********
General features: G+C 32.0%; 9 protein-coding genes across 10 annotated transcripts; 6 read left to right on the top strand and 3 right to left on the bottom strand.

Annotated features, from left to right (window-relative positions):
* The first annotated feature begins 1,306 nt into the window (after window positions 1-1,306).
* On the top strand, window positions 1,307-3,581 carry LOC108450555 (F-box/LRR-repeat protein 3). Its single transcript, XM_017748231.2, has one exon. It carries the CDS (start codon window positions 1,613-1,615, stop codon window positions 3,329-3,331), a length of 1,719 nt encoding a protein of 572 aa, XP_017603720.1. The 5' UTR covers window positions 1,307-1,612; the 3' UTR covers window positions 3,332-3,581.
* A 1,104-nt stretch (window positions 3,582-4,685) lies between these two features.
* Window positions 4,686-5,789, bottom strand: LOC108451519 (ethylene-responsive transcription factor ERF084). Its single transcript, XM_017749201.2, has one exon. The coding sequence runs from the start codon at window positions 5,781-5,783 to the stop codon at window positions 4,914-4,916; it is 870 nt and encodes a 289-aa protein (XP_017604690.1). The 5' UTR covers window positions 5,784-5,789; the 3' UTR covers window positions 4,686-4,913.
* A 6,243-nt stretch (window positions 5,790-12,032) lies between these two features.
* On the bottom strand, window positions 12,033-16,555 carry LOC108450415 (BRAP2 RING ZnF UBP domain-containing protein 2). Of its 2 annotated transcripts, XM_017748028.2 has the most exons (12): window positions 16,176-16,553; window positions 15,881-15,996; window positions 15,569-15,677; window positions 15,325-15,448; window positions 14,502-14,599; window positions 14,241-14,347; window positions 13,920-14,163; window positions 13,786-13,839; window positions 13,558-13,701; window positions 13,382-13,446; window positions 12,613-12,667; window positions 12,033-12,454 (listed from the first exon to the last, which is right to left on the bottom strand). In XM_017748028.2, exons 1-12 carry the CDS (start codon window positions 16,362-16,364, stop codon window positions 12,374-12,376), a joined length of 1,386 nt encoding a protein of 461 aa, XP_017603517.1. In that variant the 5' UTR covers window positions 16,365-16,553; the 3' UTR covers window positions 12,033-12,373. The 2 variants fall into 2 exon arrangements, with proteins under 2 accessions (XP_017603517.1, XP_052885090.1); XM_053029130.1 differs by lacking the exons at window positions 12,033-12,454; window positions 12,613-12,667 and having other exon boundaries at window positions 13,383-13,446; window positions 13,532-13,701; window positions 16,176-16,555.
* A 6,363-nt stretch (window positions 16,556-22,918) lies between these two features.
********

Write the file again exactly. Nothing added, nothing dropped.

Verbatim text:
General features: G+C 32.0%; 9 protein-coding genes across 10 annotated transcripts; 6 read left to right on the top strand and 3 right to left on the bottom strand.

Annotated features, from left to right (window-relative positions):
* The first annotated feature begins 1,306 nt into the window (after window positions 1-1,306).
* On the top strand, window positions 1,307-3,581 carry LOC108450555 (F-box/LRR-repeat protein 3). Its single transcript, XM_017748231.2, has one exon. It carries the CDS (start codon window positions 1,613-1,615, stop codon window positions 3,329-3,331), a length of 1,719 nt encoding a protein of 572 aa, XP_017603720.1. The 5' UTR covers window positions 1,307-1,612; the 3' UTR covers window positions 3,332-3,581.
* A 1,104-nt stretch (window positions 3,582-4,685) lies between these two features.
* Window positions 4,686-5,789, bottom strand: LOC108451519 (ethylene-responsive transcription factor ERF084). Its single transcript, XM_017749201.2, has one exon. The coding sequence runs from the start codon at window positions 5,781-5,783 to the stop codon at window positions 4,914-4,916; it is 870 nt and encodes a 289-aa protein (XP_017604690.1). The 5' UTR covers window positions 5,784-5,789; the 3' UTR covers window positions 4,686-4,913.
* A 6,243-nt stretch (window positions 5,790-12,032) lies between these two features.
* On the bottom strand, window positions 12,033-16,555 carry LOC108450415 (BRAP2 RING ZnF UBP domain-containing protein 2). Of its 2 annotated transcripts, XM_017748028.2 has the most exons (12): window positions 16,176-16,553; window positions 15,881-15,996; window positions 15,569-15,677; window positions 15,325-15,448; window positions 14,502-14,599; window positions 14,241-14,347; window positions 13,920-14,163; window positions 13,786-13,839; window positions 13,558-13,701; window positions 13,382-13,446; window positions 12,613-12,667; window positions 12,033-12,454 (listed from the first exon to the last, which is right to left on the bottom strand). In XM_017748028.2, exons 1-12 carry the CDS (start codon window positions 16,362-16,364, stop codon window positions 12,374-12,376), a joined length of 1,386 nt encoding a protein of 461 aa, XP_017603517.1. In that variant the 5' UTR covers window positions 16,365-16,553; the 3' UTR covers window positions 12,033-12,373. The 2 variants fall into 2 exon arrangements, with proteins under 2 accessions (XP_017603517.1, XP_052885090.1); XM_053029130.1 differs by lacking the exons at window positions 12,033-12,454; window positions 12,613-12,667 and having other exon boundaries at window positions 13,383-13,446; window positions 13,532-13,701; window positions 16,176-16,555.
* A 6,363-nt stretch (window positions 16,556-22,918) lies between these two features.